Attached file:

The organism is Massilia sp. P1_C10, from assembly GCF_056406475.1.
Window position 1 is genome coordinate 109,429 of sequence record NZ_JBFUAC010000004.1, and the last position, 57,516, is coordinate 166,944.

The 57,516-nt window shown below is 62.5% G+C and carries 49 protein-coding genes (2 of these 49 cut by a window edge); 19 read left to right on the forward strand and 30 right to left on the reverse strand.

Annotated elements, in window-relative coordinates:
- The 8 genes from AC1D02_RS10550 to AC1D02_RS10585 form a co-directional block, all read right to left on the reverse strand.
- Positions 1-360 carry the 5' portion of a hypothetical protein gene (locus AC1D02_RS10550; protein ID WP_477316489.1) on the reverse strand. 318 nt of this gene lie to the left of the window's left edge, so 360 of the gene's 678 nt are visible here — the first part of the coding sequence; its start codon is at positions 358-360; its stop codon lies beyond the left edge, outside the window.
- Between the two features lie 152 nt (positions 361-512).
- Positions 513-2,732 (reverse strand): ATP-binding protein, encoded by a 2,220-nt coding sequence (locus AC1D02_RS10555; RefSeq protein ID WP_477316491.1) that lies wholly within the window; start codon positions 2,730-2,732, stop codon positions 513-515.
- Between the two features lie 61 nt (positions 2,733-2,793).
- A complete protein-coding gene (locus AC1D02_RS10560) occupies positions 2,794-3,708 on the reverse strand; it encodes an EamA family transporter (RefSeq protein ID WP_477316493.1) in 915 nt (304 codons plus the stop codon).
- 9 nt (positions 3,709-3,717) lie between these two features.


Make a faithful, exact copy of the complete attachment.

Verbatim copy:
The organism is Massilia sp. P1_C10, from assembly GCF_056406475.1.
Window position 1 is genome coordinate 109,429 of sequence record NZ_JBFUAC010000004.1, and the last position, 57,516, is coordinate 166,944.

The 57,516-nt window shown below is 62.5% G+C and carries 49 protein-coding genes (2 of these 49 cut by a window edge); 19 read left to right on the forward strand and 30 right to left on the reverse strand.

Annotated elements, in window-relative coordinates:
- The 8 genes from AC1D02_RS10550 to AC1D02_RS10585 form a co-directional block, all read right to left on the reverse strand.
- Positions 1-360 carry the 5' portion of a hypothetical protein gene (locus AC1D02_RS10550; protein ID WP_477316489.1) on the reverse strand. 318 nt of this gene lie to the left of the window's left edge, so 360 of the gene's 678 nt are visible here — the first part of the coding sequence; its start codon is at positions 358-360; its stop codon lies beyond the left edge, outside the window.
- Between the two features lie 152 nt (positions 361-512).
- Positions 513-2,732 (reverse strand): ATP-binding protein, encoded by a 2,220-nt coding sequence (locus AC1D02_RS10555; RefSeq protein ID WP_477316491.1) that lies wholly within the window; start codon positions 2,730-2,732, stop codon positions 513-515.
- Between the two features lie 61 nt (positions 2,733-2,793).
- A complete protein-coding gene (locus AC1D02_RS10560) occupies positions 2,794-3,708 on the reverse strand; it encodes an EamA family transporter (RefSeq protein ID WP_477316493.1) in 915 nt (304 codons plus the stop codon).
- 9 nt (positions 3,709-3,717) lie between these two features.